SINEQUANON is a photographic project that seeks to reinterpret the reconstruction of L’Aquila, Italy in the eight years since the devastating 2009 earthquake. Rather than represent the tragedy through ruins, a common post-disaster trope, I decided to make the everyday objects used to rebuild the central characters.
By painting construction materials found on city streets entirely white and photographing them against a neutral backdrop, I isolated these objects from their usual context. In this altered state, they reveal new symbolic meaning. The white symbolizes the essential condition (“sine qua non” in Latin) of accepting what has occurred and activating critical thought about the surrounding reality.
Visually, this therapeutic process performs one of dilation and slowing down, alluding also to the passage of time through long-exposure photography. It likewise forces the viewer to raise questions and complete the incomplete image. Ordinary items we typically overlook are transformed from mere remnants into elements inviting reconstruction of what no longer exists yet whose symbolic influence persists, in this case the city’s history.
For the Images Gibellina biennial exhibition, SINEQUANON was presented fully with both photography and installation. To integrate the work with the host territory’s parallel story of recovery, I created an accompanying sound piece from recordings of local inhabitants sharing earthquake memories. Their voices form a puzzle contributing to reconstructing place through individual recollections, mirroring the project’s aims.
Overall, this reframing seeks to move beyond common disaster imagery towards a more thoughtful contemplation of reconstruction – its objects, processes, and the role of memory – eight years after immense loss and upheaval in Abruzzo.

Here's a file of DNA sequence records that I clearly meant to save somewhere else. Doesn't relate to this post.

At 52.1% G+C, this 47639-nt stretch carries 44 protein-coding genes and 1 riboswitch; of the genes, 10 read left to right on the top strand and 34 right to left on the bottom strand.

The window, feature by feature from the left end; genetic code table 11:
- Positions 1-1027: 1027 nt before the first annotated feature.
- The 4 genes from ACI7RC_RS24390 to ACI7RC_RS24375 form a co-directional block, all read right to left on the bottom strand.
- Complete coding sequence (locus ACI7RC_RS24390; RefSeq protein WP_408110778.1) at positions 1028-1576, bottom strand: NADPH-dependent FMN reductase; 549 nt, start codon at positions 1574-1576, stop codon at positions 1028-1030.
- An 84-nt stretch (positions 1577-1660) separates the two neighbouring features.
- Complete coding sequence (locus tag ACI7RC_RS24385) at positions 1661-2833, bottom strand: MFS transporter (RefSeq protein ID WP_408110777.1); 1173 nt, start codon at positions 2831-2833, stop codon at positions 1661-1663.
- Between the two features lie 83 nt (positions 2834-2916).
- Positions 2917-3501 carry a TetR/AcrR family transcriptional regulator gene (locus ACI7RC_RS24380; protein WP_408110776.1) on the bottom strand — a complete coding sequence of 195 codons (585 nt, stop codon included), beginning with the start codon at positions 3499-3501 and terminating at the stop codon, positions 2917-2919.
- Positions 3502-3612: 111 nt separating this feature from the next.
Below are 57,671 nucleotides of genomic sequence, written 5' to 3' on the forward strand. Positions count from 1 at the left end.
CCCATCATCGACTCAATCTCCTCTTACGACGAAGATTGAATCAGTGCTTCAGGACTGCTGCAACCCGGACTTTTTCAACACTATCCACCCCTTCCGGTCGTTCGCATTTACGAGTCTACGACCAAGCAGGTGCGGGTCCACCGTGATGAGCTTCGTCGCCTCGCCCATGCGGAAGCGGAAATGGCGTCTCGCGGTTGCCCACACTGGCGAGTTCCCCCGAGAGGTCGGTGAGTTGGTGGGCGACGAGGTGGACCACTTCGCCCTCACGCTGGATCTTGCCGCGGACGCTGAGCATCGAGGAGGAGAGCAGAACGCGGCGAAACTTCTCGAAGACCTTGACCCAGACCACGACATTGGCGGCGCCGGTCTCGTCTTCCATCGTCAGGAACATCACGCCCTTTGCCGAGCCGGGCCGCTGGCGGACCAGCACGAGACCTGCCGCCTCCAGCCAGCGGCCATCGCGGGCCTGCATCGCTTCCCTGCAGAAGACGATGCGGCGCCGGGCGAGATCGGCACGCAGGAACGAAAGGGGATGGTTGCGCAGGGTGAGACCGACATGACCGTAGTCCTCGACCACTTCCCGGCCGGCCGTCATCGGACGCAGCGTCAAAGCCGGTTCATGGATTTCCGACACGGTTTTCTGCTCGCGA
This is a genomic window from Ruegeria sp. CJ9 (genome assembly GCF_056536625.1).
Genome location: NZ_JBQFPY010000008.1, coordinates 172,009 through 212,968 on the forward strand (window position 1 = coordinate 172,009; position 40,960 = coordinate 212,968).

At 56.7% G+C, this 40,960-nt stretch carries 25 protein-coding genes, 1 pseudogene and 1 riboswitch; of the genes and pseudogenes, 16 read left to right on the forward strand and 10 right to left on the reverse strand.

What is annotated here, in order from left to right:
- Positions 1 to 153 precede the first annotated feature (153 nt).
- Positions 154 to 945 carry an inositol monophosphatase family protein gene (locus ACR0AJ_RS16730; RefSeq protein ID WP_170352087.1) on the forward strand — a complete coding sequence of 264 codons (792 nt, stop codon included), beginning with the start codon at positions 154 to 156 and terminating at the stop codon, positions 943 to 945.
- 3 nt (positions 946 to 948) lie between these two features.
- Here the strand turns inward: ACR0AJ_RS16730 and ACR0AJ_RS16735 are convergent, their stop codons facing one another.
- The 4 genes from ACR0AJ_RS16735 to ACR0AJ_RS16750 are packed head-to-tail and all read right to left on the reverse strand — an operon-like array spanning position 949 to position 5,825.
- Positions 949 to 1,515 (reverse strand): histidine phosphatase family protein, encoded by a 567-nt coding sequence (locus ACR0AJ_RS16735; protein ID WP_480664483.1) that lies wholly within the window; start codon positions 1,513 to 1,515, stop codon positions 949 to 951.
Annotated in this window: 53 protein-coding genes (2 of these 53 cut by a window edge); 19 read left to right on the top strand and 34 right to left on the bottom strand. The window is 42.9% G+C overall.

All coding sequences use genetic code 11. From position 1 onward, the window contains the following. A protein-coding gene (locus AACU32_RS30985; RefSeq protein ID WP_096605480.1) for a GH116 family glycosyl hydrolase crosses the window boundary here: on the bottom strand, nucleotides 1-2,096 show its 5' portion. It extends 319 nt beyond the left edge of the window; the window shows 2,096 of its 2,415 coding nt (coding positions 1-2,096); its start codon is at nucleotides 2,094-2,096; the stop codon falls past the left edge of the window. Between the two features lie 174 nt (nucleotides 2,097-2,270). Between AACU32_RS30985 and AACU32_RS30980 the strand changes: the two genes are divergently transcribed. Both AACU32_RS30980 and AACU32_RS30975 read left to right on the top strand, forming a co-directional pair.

The audio piece is composed of fragmentary voices, mirroring how memory itself is constituted. It is bound only by ambient sounds of the town – cicadas, wind, construction sites, children in the pedestrian areas.
Gibellina has undergone significant changes over recent decades. People born even a few years apart recall different places, from the original town to the shacks of the newer Gibellina. I therefore decided to interweave memories across barriers of time and location, aiming to broadly depict the radical transformation of this territory over approximately 50 years.
The voices of today’s younger generation are ever-present in the recording, as heirs to historical memory and protagonists of the current city. When one inhabitant was asked about Gibellina’s future in 20 years, they replied that what has already been achieved must not be lost – a statement that, for me, carries an important message regarding the futures of places like L’Aquila and Gibellina, which are so rich in art and history amid ongoing change.
Rather than strict chronology, the audio uses a collage-like approach befitting the fragmented nature of memory to convey Gibellina’s shifting identity over decades through personal recollections. Ambient sounds further situate memories in the landscape while children represent hopes for stewarding cultural heritage.